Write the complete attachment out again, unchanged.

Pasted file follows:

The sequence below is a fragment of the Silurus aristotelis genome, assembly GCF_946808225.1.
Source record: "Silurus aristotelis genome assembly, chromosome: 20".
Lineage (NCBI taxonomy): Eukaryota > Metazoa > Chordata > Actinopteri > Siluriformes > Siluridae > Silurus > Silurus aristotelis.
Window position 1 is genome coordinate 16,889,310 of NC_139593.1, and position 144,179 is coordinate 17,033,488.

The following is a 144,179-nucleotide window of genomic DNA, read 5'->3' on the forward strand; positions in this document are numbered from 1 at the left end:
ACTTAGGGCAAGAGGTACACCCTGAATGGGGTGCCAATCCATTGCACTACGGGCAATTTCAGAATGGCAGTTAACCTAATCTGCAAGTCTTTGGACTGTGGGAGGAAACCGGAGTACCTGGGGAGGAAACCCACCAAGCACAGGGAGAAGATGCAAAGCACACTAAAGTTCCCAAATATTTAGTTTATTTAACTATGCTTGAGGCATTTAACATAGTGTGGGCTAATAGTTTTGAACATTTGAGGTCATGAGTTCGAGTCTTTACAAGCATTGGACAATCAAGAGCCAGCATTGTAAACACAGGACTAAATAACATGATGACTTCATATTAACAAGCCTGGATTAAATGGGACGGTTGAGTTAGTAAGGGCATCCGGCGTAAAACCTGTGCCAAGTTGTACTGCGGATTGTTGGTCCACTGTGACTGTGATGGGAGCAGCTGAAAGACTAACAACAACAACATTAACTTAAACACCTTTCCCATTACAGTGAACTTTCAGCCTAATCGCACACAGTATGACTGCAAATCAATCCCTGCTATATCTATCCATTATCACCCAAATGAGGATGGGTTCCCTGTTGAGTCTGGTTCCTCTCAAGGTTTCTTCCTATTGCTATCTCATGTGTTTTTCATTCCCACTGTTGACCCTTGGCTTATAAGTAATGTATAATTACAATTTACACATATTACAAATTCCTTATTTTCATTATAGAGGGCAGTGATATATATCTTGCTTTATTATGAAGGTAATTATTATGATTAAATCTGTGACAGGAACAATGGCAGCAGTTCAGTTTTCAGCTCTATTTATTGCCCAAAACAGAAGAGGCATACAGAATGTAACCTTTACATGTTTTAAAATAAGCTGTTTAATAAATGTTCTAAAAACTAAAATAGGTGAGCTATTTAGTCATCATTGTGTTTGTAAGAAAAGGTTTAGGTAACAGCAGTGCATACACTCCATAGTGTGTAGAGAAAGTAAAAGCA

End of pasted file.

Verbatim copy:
The sequence below is a fragment of the Silurus aristotelis genome, assembly GCF_946808225.1.
Source record: "Silurus aristotelis genome assembly, chromosome: 20".
Lineage (NCBI taxonomy): Eukaryota > Metazoa > Chordata > Actinopteri > Siluriformes > Siluridae > Silurus > Silurus aristotelis.
Window position 1 is genome coordinate 16,889,310 of NC_139593.1, and position 144,179 is coordinate 17,033,488.

The following is a 144,179-nucleotide window of genomic DNA, read 5'->3' on the forward strand; positions in this document are numbered from 1 at the left end:
ACTTAGGGCAAGAGGTACACCCTGAATGGGGTGCCAATCCATTGCACTACGGGCAATTTCAGAATGGCAGTTAACCTAATCTGCAAGTCTTTGGACTGTGGGAGGAAACCGGAGTACCTGGGGAGGAAACCCACCAAGCACAGGGAGAAGATGCAAAGCACACTAAAGTTCCCAAATATTTAGTTTATTTAACTATGCTTGAGGCATTTAACATAGTGTGGGCTAATAGTTTTGAACATTTGAGGTCATGAGTTCGAGTCTTTACAAGCATTGGACAATCAAGAGCCAGCATTGTAAACACAGGACTAAATAACATGATGACTTCATATTAACAAGCCTGGATTAAATGGGACGGTTGAGTTAGTAAGGGCATCCGGCGTAAAACCTGTGCCAAGTTGTACTGCGGATTGTTGGTCCACTGTGACTGTGATGGGAGCAGCTGAAAGACTAACAACAACAACATTAACTTAAACACCTTTCCCATTACAGTGAACTTTCAGCCTAATCGCACACAGTATGACTGCAAATCAATCCCTGCTATATCTATCCATTATCACCCAAATGAGGATGGGTTCCCTGTTGAGTCTGGTTCCTCTCAAGGTTTCTTCCTATTGCTATCTCATGTGTTTTTCATTCCCACTGTTGACCCTTGGCTTATAAGTAATGTATAATTACAATTTACACATATTACAAATTCCTTATTTTCATTATAGAGGGCAGTGATATATATCTTGCTTTATTATGAAGGTAATTATTATGATTAAATCTGTGACAGGAACAATGGCAGCAGTTCAGTTTTCAGCTCTATTTATTGCCCAAAACAGAAGAGGCATACAGAATGTAACCTTTACATGTTTTAAAATAAGCTGTTTAATAAATGTTCTAAAAACTAAAATAGGTGAGCTATTTAGTCATCATTGTGTTTGTAAGAAAAGGTTTAGGTAACAGCAGTGCATACACTCCATAGTGTGTAGAGAAAGTAAAAGCA